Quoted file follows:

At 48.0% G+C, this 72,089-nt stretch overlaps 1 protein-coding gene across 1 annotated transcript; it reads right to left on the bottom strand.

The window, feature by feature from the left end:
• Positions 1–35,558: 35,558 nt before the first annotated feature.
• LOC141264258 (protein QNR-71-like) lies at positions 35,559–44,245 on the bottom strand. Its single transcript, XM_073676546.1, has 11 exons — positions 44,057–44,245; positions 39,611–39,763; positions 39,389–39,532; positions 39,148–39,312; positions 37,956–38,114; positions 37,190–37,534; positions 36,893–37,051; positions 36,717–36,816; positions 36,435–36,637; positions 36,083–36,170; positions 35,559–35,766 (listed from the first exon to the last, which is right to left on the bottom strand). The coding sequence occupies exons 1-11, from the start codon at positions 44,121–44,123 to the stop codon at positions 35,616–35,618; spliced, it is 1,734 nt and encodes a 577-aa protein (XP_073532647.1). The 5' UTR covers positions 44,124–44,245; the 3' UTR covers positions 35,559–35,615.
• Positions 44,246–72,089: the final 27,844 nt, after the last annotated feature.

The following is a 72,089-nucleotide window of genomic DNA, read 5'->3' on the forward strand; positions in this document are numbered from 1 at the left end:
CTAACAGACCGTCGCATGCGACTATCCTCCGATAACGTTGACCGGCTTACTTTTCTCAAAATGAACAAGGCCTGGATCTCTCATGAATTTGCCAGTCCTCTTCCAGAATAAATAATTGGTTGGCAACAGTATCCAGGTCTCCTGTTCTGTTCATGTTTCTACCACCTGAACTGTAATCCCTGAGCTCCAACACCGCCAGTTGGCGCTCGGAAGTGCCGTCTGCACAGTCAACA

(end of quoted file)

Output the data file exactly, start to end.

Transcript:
At 48.0% G+C, this 72,089-nt stretch overlaps 1 protein-coding gene across 1 annotated transcript; it reads right to left on the bottom strand.

The window, feature by feature from the left end:
• Positions 1–35,558: 35,558 nt before the first annotated feature.
• LOC141264258 (protein QNR-71-like) lies at positions 35,559–44,245 on the bottom strand. Its single transcript, XM_073676546.1, has 11 exons — positions 44,057–44,245; positions 39,611–39,763; positions 39,389–39,532; positions 39,148–39,312; positions 37,956–38,114; positions 37,190–37,534; positions 36,893–37,051; positions 36,717–36,816; positions 36,435–36,637; positions 36,083–36,170; positions 35,559–35,766 (listed from the first exon to the last, which is right to left on the bottom strand). The coding sequence occupies exons 1-11, from the start codon at positions 44,121–44,123 to the stop codon at positions 35,616–35,618; spliced, it is 1,734 nt and encodes a 577-aa protein (XP_073532647.1). The 5' UTR covers positions 44,124–44,245; the 3' UTR covers positions 35,559–35,615.
• Positions 44,246–72,089: the final 27,844 nt, after the last annotated feature.

The following is a 72,089-nucleotide window of genomic DNA, read 5'->3' on the forward strand; positions in this document are numbered from 1 at the left end:
CTAACAGACCGTCGCATGCGACTATCCTCCGATAACGTTGACCGGCTTACTTTTCTCAAAATGAACAAGGCCTGGATCTCTCATGAATTTGCCAGTCCTCTTCCAGAATAAATAATTGGTTGGCAACAGTATCCAGGTCTCCTGTTCTGTTCATGTTTCTACCACCTGAACTGTAATCCCTGAGCTCCAACACCGCCAGTTGGCGCTCGGAAGTGCCGTCTGCACAGTCAACA